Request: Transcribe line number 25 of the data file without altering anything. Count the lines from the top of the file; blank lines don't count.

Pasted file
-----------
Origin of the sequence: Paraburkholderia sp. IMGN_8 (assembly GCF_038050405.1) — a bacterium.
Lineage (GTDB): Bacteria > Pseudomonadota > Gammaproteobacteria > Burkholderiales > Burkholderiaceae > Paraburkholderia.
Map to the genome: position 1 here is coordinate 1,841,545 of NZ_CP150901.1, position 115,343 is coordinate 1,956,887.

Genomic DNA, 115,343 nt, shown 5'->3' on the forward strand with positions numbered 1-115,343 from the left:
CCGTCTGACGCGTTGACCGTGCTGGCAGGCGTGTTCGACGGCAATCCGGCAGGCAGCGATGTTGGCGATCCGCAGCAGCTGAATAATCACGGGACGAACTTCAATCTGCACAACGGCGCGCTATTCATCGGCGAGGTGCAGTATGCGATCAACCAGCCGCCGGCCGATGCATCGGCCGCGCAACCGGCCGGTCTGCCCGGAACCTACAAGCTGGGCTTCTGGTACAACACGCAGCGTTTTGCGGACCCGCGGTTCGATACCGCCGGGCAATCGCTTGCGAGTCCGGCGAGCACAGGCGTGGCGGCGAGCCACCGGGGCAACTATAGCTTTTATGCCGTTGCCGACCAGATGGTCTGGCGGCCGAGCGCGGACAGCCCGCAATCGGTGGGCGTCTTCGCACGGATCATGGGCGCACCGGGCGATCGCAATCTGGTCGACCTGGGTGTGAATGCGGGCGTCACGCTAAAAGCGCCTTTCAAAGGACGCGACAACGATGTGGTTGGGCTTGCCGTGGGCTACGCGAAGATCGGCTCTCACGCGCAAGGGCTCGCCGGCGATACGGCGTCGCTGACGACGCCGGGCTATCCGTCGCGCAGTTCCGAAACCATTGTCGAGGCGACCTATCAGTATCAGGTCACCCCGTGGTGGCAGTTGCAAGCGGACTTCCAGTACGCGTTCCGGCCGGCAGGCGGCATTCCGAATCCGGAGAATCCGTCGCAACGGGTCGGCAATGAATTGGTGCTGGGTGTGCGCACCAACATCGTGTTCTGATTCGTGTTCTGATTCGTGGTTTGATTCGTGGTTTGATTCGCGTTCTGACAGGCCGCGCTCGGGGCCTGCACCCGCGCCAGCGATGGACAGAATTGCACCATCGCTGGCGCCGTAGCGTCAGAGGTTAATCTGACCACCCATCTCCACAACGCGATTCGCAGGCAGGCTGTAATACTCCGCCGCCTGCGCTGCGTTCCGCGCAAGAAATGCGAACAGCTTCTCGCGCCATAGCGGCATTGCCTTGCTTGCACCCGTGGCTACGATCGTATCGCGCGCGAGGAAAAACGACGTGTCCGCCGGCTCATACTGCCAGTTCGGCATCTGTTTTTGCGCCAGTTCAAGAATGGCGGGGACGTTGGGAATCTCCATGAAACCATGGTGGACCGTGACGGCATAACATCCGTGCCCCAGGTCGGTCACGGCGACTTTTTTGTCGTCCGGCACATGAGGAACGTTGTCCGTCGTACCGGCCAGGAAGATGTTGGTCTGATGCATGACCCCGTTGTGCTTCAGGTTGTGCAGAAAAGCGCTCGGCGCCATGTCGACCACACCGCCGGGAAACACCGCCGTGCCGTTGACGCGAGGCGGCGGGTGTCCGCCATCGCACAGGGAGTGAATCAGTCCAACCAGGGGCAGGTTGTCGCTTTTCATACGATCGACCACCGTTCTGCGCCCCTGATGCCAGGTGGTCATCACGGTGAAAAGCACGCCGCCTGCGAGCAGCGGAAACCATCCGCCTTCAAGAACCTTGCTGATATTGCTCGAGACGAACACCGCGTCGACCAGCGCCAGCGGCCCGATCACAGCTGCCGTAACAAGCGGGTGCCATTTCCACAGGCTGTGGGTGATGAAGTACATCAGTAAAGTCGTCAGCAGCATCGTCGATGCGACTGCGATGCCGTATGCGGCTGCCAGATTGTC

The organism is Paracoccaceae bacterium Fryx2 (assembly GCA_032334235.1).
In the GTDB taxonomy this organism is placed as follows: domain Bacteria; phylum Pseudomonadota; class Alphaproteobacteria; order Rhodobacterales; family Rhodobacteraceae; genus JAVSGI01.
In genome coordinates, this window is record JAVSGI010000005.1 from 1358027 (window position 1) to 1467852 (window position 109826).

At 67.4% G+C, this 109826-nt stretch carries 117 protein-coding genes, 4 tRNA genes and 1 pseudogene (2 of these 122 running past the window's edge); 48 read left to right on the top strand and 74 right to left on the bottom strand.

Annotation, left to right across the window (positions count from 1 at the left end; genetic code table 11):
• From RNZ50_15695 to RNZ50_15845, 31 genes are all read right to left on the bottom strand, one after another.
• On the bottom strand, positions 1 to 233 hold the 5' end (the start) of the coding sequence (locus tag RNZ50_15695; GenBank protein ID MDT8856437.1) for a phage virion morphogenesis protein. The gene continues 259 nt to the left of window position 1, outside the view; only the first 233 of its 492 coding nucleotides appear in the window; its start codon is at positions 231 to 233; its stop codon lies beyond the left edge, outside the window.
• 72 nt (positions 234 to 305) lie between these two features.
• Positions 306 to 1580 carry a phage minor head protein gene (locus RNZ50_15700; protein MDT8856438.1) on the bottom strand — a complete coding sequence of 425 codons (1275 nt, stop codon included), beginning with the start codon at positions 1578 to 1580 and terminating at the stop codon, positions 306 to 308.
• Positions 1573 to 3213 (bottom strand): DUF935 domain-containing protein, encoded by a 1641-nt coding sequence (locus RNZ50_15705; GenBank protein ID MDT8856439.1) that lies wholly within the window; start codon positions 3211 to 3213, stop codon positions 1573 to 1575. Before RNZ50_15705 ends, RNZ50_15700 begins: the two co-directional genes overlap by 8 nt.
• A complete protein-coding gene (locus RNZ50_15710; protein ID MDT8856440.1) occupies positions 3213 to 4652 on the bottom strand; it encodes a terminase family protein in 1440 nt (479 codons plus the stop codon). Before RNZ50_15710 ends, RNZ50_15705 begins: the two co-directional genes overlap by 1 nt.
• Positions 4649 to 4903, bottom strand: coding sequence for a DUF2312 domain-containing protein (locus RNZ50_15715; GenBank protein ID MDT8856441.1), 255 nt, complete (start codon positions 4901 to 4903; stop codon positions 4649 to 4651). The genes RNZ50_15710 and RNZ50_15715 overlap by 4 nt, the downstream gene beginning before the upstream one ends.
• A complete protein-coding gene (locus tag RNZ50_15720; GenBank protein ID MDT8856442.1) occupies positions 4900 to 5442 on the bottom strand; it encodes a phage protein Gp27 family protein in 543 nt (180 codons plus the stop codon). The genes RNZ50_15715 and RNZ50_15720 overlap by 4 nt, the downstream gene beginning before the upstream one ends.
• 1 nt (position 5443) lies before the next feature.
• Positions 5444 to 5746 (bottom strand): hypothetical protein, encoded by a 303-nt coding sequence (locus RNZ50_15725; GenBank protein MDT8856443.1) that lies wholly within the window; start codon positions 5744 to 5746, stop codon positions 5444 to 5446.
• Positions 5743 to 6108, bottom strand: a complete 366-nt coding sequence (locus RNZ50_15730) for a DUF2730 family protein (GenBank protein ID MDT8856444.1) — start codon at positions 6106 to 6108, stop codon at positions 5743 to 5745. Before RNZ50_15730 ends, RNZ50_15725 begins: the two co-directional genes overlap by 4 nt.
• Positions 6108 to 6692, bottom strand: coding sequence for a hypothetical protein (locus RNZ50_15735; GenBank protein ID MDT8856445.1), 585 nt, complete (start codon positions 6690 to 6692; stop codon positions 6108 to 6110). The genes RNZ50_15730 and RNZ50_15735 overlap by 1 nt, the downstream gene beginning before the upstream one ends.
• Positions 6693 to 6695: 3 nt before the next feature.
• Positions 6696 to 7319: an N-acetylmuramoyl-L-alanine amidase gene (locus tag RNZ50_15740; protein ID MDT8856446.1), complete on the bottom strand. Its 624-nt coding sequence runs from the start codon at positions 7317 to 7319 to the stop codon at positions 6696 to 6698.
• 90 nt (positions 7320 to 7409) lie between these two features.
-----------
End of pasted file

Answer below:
• 90 nt (positions 7320 to 7409) lie between these two features.